versão impressa ISSN 0042-9686
Bull World Health Organ vol.82 no.4 Genebra Abr. 2004
World is ill-prepared for "inevitable" flu pandemic
The recent avian influenza outbreaks in Asia serve as stark reminders that another influenza pandemic is inevitable and possibly imminent, said WHO Director-General, Dr LEE Jong-wook, during a conference on influenza preparedness hosted by WHO on 16-18 March 2004.
"We know another pandemic is inevitable," said LEE. "It is coming. And when this happens, we also know that we are unlikely to have enough drugs, vaccines, health-care workers and hospital capacity to cope in an ideal way."
Poultry culling and other measures may have reduced the likelihood of a human pandemic influenza strain emerging soon from Asia as a consequence of avian flu. However, experts believe that because these outbreaks come in cycles, a human influenza pandemic must be expected at some time in the future. (See related editorial, Avian flu and pandemic influenza, on p. 242 in this month's issue of the Bulletin.)
The three-day global consultation on priority public health interventions before and during an influenza pandemic brought together experts from all regions on influenza, public health, health economics, health policy, drugs and pharmaceuticals, infection control measures, disease surveillance, modelling and risk communication.
Objectives of the meeting included the identification of practical measures and feasible interventions aimed at increasing access and use of vaccine and antivirals, sound public health measures that may slow down the initial spread of a pandemic virus and reduce its impact on the population, and surveillance strategies that would rapidly detect a new pandemic virus and monitor its spread.
Epidemiological models indicate that an influenza pandemic will pose a major disease and economic burden both in developed and developing countries. "Once a pandemic has begun, we must be ready to implement without delays the key activities required to minimize its impact. Therefore the planning and implementation of preparatory activities must start well in advance," said Dr Marja Esveld from WHO's department of Communicable Disease Surveillance and Response. "Few countries have so far developed and approved influenza pandemic preparedness plans."
Participants heard that whilst vaccines remain the most important public health intervention, they will not be available in the initial stages of a pandemic since it takes at least four to six months just to begin vaccine production once a new strain of the virus has been identified. Another problem could be inequitable access, with vaccines being used first in the few countries that have production capabilities.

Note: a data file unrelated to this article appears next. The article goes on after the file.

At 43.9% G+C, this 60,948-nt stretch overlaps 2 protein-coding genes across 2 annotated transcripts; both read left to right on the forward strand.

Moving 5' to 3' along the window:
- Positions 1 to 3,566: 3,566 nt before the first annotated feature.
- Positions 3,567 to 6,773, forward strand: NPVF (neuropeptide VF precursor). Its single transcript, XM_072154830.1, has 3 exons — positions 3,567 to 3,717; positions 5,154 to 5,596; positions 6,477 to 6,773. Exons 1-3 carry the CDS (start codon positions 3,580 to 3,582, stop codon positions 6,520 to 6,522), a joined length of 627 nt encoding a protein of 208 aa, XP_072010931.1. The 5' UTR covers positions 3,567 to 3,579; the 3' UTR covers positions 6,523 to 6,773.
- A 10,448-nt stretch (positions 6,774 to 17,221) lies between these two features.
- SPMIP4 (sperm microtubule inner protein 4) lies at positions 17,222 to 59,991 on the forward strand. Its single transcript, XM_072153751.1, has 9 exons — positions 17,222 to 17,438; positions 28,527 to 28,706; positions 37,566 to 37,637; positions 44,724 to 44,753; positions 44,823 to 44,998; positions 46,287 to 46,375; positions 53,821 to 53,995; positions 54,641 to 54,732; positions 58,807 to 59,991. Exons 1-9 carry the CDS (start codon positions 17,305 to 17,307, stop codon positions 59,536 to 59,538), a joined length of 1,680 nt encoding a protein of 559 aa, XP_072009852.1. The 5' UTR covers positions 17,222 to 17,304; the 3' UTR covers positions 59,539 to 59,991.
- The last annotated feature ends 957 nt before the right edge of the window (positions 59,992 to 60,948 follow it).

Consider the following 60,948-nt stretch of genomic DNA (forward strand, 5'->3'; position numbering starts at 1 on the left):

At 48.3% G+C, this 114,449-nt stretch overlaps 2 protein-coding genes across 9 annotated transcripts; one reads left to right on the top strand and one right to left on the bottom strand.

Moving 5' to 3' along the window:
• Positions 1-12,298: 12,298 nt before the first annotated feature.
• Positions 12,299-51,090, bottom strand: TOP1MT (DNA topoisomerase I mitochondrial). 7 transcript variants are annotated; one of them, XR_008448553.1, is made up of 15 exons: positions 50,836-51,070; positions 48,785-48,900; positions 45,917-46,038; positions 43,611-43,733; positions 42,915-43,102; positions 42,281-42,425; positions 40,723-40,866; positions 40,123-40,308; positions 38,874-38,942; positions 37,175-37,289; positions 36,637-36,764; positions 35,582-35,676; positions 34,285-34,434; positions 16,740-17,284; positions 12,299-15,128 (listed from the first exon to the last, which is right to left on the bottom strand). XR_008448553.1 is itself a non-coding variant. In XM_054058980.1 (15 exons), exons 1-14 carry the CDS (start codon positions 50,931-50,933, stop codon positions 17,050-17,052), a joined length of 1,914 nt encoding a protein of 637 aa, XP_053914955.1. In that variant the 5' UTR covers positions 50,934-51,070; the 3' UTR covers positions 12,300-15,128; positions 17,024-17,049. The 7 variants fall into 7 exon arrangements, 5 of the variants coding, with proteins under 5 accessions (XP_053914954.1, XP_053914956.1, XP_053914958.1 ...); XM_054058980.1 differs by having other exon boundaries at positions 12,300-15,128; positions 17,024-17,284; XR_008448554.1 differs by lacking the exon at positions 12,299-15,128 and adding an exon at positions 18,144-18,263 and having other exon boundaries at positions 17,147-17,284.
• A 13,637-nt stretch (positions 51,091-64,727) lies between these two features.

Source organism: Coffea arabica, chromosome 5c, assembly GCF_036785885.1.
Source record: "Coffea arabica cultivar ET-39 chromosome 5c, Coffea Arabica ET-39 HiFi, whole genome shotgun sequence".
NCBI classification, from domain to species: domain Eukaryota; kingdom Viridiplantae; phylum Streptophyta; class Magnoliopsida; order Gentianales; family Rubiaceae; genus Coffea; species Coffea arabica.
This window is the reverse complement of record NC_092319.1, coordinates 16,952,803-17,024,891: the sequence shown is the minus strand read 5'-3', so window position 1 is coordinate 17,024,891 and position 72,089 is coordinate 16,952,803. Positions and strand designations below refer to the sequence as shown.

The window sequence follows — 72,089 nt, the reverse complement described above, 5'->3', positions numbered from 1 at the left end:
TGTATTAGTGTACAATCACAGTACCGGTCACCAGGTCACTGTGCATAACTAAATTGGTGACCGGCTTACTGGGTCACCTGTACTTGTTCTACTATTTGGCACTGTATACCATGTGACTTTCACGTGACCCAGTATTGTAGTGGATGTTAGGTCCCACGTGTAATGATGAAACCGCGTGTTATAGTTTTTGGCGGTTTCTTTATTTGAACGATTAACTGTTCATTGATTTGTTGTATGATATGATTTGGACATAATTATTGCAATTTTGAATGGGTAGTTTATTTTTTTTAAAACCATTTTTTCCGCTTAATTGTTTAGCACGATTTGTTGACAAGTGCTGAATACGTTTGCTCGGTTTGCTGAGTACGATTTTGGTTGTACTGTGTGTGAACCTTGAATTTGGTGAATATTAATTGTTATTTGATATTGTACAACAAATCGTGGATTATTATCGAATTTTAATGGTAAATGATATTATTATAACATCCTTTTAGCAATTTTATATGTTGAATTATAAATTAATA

"Antivirals, combined with public health measures, could help buy time for vaccine development," said Esveld.
The consultation called for the establishment of a task force to explore the possibility of a global stockpile of antiviral drugs for use in the early phases of a pandemic. Since antirvirals are in short supply, particularly in developing countries, their use would have a minimal impact later in the pandemic.
All participants agreed on the need to strengthen both human and animal influenza surveillance systems including laboratory facilities, in close collaboration with the agricultural sector.
Whilst the annual occurrence of seasonal influenza epidemics represents a major health and economic burden for developed countries, little is known about the impact of influenza in developing countries. However, influenza outbreaks in the tropics where viral transmission normally continues year-round tend to have high attack and case-fatality rates. For example, during an outbreak in Madagascar in 2002, more than 27 000 cases were reported within three months resulting in 800 deaths despite rapid intervention.
"More information on the burden of disease could help improve political commitment to invest in influenza control and pandemic preparedness," said Esveld.
Slowing the spread of a pandemic and reducing its impact will require planning, preparation and global coordination. "When the next pandemic emerges, we will be able to respond properly only if we prepare properly," said LEE.
For the latest updates on the human and avian influenza situation, visit: http://www.who.int/csr/don/en/